Andrew Bogut is a big deal in Australia. They have other players in the NBA — hello Patty Mills — but Bogut is a defensive stalwart, the former college player of the year at Utah who, if he gets his shooting touch back, is a borderline All-Star.
Plenty of teams in the Australian league (the NBL) want him to play for them if the lockout drags on, and Bogut tweeted he is in talks with several teams.
But one team, the Perth Wildcats — five-time league champions, essentially the Celtics/Lakers of Australia — has a plan to pick up the massive insurance bill for Bogut (roughly $500,000 every three months) to insure the remaining $39 million on his Milwaukee Bucks contract.
Well, the Wildcats don’t actually want to pick it up themselves, as a team executive told The West Australian (via Hoopshype).
If negotiations progress, the Wildcats would seek financial support from the government and corporate sectors. (Team managing director Nick) Marvin said the benefits of Bogut playing in Perth would be felt not just by the Wildcats, but by the wider WA community….
“For Andrew Bogut to play for us, and if that is the only hurdle we have to cross, I would hope that government and corporate Western Australia would support us and make it work,” Marvin said.
Corporations and sponsors? Maybe. The government? In this country it’s hard to get public money to pay for an arena (with good reason) — can you imagine the reaction if Pat Riley went to the governor of Florida to ask for money to pay LeBron James and Dwyane Wade?
But if Marvin can sell this to them, well, he is the new Blake.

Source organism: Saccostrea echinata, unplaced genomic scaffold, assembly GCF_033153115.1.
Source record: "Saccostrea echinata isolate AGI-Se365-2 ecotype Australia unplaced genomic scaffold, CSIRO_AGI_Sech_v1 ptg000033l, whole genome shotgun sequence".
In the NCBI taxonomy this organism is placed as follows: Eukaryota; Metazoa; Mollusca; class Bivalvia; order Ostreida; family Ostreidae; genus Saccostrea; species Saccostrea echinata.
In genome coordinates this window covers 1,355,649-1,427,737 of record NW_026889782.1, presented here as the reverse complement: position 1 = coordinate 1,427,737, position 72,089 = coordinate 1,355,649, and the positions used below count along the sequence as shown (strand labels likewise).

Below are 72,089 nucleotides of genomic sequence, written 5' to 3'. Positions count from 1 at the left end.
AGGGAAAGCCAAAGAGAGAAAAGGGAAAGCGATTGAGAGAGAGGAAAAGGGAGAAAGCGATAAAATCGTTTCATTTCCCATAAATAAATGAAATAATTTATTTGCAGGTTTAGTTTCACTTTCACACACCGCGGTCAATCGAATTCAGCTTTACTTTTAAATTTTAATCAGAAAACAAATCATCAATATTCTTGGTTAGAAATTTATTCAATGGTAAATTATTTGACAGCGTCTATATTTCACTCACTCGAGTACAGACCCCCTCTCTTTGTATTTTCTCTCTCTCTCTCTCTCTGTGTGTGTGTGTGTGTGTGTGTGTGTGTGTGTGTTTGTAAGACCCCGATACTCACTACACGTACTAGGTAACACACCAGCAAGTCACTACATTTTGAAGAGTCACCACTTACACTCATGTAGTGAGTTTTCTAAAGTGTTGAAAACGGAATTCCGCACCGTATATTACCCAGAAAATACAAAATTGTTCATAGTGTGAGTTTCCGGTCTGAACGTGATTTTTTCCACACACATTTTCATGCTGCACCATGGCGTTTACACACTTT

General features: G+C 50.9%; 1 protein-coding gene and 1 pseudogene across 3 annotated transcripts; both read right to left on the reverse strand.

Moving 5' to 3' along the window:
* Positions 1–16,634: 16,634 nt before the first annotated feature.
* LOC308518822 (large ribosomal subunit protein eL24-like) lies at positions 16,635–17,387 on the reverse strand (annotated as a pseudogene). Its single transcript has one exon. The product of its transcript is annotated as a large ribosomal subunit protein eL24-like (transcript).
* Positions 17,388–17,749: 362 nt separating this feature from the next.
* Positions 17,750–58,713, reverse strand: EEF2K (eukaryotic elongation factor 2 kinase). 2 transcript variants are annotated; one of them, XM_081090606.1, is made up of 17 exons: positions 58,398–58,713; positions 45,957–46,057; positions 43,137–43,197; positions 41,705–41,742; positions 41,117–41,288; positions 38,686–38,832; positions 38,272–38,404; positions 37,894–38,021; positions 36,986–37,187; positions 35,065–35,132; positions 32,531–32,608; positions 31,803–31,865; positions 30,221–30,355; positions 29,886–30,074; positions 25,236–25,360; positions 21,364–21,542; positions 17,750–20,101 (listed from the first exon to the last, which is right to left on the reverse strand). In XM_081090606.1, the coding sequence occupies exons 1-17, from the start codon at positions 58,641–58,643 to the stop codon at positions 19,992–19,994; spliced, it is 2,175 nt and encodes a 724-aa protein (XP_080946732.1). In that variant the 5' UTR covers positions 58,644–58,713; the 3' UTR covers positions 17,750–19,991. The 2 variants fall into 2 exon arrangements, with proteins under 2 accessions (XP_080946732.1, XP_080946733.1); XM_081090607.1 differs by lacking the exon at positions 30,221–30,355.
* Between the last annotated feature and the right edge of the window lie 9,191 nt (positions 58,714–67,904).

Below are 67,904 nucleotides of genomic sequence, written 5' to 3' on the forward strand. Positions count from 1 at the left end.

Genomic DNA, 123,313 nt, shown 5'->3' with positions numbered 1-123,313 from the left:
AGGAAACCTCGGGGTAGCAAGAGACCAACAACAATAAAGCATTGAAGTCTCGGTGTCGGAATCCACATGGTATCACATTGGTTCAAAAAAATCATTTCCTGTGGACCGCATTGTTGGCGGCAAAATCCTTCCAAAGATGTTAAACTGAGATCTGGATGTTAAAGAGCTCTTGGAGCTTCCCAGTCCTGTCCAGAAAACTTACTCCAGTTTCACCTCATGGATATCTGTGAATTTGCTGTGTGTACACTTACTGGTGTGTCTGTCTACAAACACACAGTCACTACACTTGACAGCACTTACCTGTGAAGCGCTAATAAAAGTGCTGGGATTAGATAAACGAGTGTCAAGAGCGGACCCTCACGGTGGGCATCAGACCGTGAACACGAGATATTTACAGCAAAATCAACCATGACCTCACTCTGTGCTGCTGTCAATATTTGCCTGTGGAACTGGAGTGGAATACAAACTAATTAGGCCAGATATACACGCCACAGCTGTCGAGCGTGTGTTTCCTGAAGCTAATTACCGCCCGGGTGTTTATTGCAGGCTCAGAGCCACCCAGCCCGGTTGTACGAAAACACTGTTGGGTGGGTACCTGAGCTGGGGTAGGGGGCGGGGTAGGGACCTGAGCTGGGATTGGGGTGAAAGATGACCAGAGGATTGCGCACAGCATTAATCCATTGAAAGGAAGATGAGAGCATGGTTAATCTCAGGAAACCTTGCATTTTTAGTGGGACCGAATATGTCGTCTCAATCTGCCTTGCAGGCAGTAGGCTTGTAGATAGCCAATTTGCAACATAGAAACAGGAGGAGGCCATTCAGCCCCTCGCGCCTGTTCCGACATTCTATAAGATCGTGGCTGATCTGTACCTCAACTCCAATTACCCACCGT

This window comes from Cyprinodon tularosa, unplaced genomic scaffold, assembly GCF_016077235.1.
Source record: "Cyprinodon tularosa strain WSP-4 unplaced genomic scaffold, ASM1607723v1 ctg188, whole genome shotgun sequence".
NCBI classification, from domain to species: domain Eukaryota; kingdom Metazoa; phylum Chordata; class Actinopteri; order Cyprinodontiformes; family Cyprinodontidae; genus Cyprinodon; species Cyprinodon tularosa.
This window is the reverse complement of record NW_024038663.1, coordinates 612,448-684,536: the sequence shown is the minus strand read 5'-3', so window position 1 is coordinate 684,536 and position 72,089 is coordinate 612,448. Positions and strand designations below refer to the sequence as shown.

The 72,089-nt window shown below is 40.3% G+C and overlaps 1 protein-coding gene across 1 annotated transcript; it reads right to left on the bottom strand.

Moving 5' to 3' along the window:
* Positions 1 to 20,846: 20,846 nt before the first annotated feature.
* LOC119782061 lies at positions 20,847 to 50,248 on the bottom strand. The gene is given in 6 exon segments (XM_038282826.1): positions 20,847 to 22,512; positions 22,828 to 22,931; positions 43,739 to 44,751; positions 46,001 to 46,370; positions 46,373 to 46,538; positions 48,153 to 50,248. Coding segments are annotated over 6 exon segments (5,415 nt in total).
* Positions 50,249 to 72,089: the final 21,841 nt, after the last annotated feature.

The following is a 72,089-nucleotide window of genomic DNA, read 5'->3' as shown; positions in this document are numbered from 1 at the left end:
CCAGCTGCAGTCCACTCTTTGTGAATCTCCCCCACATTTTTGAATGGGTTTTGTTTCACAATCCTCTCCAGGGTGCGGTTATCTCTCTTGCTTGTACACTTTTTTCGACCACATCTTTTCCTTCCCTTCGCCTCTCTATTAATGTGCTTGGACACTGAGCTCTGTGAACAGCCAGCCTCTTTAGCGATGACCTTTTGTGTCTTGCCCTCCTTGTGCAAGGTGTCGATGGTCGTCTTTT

Any controversy over C.J. McCollum‘s suspension for the season-opener should be put to rest. The Trail Blazers fared fine without him.
More than fine.
Portland beat the Suns, 124-76, Wednesday. The 48-point margin is the largest ever in a season opener, even as the Trail Blazers let a 58-point fourth-quarter lead dwindle.
Here are the most lopsided season-openers in NBA history (openers for both teams appearing twice):
The 48-point defeat is also the Suns’ worst lost in franchise history, topping a 44-point loss to the Seattle SuperSonics in 1988. It could be a long year in Phoenix.
Marcus Smart and Matthew Dellavedova thrive on aggravating opponents, so when matched up, of course they aggravated each other.
Deduct points from Smart for pulling the hold-me-back charade behind a referee. Plus, Dellavedova’s Bucks beat Smart’s Celtics, 108-100.
The Nets’ projected record this season came under greater scrutiny when the Celtics traded Brooklyn’s unprotected first-round pick to the Cavaliers in the Kyrie Irving trade. After finishing third-to-last and last the previous two years, were the Nets poised to take a step forward, or would they convey a very high pick to the Cavs?
Jeremy Lin, who missed 46 games last season, getting healthy was a reason for optimism in Brooklyn and pessimism in Cleveland. But it appears the veteran guard could be out a while.
Adrian Wojnarowski of ESPN:
Billy Reinhardt of Nets Daily:
If the injury is as bad as feared, what a bummer for Lin. He came to Brooklyn expecting to play a leading role on a developing team, and he just can’t stay healthy.
The Nets were probably more focused on developing their younger players, but – especially without their own draft picks – there was no harm in shooting for the playoffs. This appears to a blow to that (already unlikely) dream.
It’s a boon to the Cavaliers, though. And whenever something significantly affects LeBron James‘ team, it has ramifications into the entire power dynamic of the Eastern Conference. For an injury to a player on a team most expect to be bad, the medical developments here will be tracked closely around the league.
Remember when Aaron Gordon was a promising fun player?
The Magic sidetracked him by playing him at small forward most of last season. But back at power forward, Gordon showed how he could push the pace as a four in Orlando’s season-opening win over the Heat.
There’s obviously flair in passing to yourself off the backboard, but it’s a sound way to improve position. Gordon did that to fantastic effect.